Children with diabetes are often sidelined during team sports and planned exercise.
Physical activity is universally recognized as an important component of a healthy lifestyle. Regular exercise improves cardiovascular outcomes, improves insulin sensitivity, and improves glycemic control in patients with diabetes. The American Academy of Pediatrics (AAP) recommends that all children, including those with diabetes, engage in 60 minutes of physical activity each day starting as young as 5 years old. Unfortunately, studies have shown that children and adolescents with diabetes are less physically active than those without diabetes.
There are several factors that may contribute to this difference in activity levels including: concerns of altered glycemic control during exercise, the need for closer monitoring, fear of being ostracized, and the fear of experiencing a hypoglycemic event. It is important that children and adolescents, especially those with diabetes mellitus, are encouraged to play sports, get regular exercise and not feel ashamed of their chronic condition. With a proper understanding of the blood glucose fluctuations that occur during exercise and a comprehensive diabetes care plan, children and adolescents can engage in sports and physical activity safely.
Understanding glucose metabolism and hormonal changes that occur during exercise is essential for the management of glycemic control in children and adolescents. The major sources of fuel for the body during exercise are carbohydrates and fat. Glucose is obtained from carbohydrates in the diet and is stored as glycogen in the liver and skeletal muscle during the resting state. As soon as exercise begins, muscle glycogenolysis serves as a primary source of glucose. Approximately 20-30 minutes into exercising, fatty acid breakdown takes over and contributes to the energy required to continue exercising. If participating in prolonged physical activity, energy is derived from free fatty acids. Exercise requires adenosine triphosphate (ATP) which is produced from various energy systems, including the glycolytic pathway, phosphagen system and aerobic mitochondrial respiration. During the first few seconds of exercise or during high intensity contractions, ATP is produced through reactions involving creatinine kinase and adenylate kinase, which eventually leads to the production of adenosine monophosphate that then promotes glycolysis. The increase in intracellular calcium and ATP promotes glucose uptake by the muscles and glycogen breakdown. Under normal conditions, insulin is produced in response to hyperglycemia and promotes the uptake of glucose by muscle and liver. Glucagon is released in response to exercise to provide energy and prevent hypoglycemia. These complex feedback interactions between glucagon, insulin and other regulatory hormones are responsible for maintaining the balance of glucose utilization and production. Children with type 1 diabetes lack the typical regulatory insulin responses to low and high blood sugars, thereby increasing the chances of the child experiencing a hypo or hyperglycemic attack. This may be due to lower glycogen stores, impaired glucagon secretion or decreased glucagon sensitivity.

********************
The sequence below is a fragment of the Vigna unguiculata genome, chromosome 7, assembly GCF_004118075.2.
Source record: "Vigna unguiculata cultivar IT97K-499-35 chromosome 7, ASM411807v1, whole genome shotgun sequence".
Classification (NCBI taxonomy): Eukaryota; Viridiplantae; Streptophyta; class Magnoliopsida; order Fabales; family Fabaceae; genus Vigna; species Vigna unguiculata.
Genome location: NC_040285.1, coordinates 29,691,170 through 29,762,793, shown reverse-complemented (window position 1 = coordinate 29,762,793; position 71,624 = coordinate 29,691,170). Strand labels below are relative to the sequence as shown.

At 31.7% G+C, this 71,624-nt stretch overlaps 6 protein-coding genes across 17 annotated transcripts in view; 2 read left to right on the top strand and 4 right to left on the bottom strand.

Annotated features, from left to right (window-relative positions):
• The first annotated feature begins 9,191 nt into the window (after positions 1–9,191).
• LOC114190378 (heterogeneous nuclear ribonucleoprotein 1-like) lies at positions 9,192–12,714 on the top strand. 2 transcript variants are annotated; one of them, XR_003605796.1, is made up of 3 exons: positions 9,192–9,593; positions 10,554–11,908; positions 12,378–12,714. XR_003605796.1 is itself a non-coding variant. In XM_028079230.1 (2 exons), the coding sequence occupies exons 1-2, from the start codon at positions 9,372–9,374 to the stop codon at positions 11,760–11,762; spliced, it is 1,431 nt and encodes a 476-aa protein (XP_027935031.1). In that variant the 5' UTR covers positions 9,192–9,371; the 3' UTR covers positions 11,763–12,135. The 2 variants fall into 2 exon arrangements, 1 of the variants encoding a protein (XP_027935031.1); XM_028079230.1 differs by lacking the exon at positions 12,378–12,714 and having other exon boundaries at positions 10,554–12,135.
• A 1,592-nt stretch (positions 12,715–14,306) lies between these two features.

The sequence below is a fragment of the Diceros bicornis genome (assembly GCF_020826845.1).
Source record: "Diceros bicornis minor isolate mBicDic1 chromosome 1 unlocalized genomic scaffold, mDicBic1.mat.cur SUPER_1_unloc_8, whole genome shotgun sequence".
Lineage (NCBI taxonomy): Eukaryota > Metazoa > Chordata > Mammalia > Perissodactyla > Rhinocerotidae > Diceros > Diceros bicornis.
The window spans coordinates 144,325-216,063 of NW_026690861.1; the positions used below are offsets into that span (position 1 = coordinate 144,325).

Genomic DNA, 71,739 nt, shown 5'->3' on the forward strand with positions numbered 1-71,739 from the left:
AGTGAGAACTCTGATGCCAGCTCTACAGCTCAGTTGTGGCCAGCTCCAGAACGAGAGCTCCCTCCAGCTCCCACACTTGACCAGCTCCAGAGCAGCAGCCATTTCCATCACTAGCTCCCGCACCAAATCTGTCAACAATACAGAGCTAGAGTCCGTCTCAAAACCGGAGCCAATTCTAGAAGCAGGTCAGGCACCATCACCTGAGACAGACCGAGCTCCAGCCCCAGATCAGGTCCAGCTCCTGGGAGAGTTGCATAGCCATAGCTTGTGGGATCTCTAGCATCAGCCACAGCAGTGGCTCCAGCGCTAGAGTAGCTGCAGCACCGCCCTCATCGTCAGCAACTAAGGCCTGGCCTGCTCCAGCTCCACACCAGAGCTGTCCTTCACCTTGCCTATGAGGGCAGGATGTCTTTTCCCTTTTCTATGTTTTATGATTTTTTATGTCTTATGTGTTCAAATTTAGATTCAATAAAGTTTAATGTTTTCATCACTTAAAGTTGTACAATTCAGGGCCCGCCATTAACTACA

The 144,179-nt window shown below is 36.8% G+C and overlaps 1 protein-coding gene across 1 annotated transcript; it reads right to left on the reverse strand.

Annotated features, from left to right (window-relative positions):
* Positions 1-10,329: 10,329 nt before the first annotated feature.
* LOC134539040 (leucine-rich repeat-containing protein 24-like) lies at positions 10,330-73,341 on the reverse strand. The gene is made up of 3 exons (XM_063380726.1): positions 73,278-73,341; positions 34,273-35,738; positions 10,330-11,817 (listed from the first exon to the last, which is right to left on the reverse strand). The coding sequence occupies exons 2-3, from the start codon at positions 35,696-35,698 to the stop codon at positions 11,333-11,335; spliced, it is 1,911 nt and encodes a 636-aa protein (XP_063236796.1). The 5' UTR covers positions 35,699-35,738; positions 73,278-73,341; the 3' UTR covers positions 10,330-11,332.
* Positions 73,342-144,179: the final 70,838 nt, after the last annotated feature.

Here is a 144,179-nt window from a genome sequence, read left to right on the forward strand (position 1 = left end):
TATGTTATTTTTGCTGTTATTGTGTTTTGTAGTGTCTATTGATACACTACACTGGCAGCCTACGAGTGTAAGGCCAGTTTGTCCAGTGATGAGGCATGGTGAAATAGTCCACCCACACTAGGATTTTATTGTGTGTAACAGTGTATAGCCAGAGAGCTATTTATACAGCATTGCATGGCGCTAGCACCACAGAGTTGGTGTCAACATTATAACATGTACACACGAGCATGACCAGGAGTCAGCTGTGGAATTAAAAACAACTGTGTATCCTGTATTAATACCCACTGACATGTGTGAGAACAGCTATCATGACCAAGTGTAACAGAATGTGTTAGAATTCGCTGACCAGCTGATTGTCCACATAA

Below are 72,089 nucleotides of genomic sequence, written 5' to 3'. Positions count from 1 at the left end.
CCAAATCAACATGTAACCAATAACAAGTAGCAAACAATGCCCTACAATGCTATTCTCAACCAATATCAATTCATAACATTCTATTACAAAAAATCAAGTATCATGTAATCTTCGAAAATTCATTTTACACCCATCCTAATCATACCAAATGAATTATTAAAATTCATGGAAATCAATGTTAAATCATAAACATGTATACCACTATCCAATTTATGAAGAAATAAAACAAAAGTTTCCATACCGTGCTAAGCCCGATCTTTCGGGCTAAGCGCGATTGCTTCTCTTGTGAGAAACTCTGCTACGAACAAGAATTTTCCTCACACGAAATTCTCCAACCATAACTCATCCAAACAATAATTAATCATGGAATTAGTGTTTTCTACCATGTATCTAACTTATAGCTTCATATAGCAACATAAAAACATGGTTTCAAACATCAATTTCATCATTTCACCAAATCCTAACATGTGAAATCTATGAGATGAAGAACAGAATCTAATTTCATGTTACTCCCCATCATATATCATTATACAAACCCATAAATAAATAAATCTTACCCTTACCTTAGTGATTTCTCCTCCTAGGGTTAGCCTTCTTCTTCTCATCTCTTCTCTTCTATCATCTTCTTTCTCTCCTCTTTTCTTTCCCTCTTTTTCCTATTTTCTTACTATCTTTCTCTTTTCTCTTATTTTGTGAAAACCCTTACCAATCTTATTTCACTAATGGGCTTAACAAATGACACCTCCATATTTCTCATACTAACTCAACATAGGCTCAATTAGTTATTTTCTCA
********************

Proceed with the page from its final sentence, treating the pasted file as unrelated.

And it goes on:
Therefore, a proper care plan can optimize glycemic control before, during and after exercise.
The AAP recommends that all children, regardless of a diabetes diagnosis, undergo a pre-participation evaluation to determine if they are healthy enough to participate in physical activity. During preparation for a sporting event or exercise it is recommended that children and adolescents have a well-balanced meal with carbohydrates and protein 3-4 hours prior to exercise. Children with type 1 diabetes should have 1-2g/kg of carbohydrates 1 hour prior to physical activity. A pre-activity blood glucose check is extremely important and goal blood glucose levels should be between 90 – 250 mg/dL. If the child has blood glucose levels < 90mg/dL then a carbohydrate snack is recommended with subsequent blood glucose checks. If the child recently suffered a hypoglycemic attack (< 50mg/dL) within 24 hours of physical activity then the AAP advises against allowing the child to participate. Blood glucose should be checked during exercise with a goal range between 120 – 180 mg/dL. Maintaining adequate hydration is essential as well as replacing carbohydrates immediately following physical activity. Because of delayed hypoglycemia, blood glucose should be monitored hourly and overnight.
Children and adolescents with diabetes should be encouraged to play sports and exercise as it is proven that children who regularly exercise perform better in school, have better health outcomes and are less likely to develop chronic conditions in adulthood. The fear of hypoglycemia is a major component to the decreased number of children with diabetes participating in physical activities. However, with regular blood glucose checks, carrying emergency carbohydrates and informing coaches and instructors of their child’s condition, children with diabetes can safely participate in physical activity.
- Blood glucose should be checked before, during, and after exercise. Goal pre-activity blood glucose is 90 – 250 mg/dL for children.
- Fear of hypoglycemia is very common and often prevents children with diabetes from exercising.
- Exercise is contraindicated if the child experienced a hypoglycemic event within 24 hours or if their blood glucose is < 90 mg/dL.
Nadella S, Indyk JA, Kamboj MK. Management of diabetes mellitus in children and adolescents: engaging in physical activity. Transl Pediatr 2017;6(3):215-224. doi: 10.21037/tp.2017.05.01
Jessica Lambert; University of South Florida College of Pharmacy; Doctor of Pharmacy Candidate 2018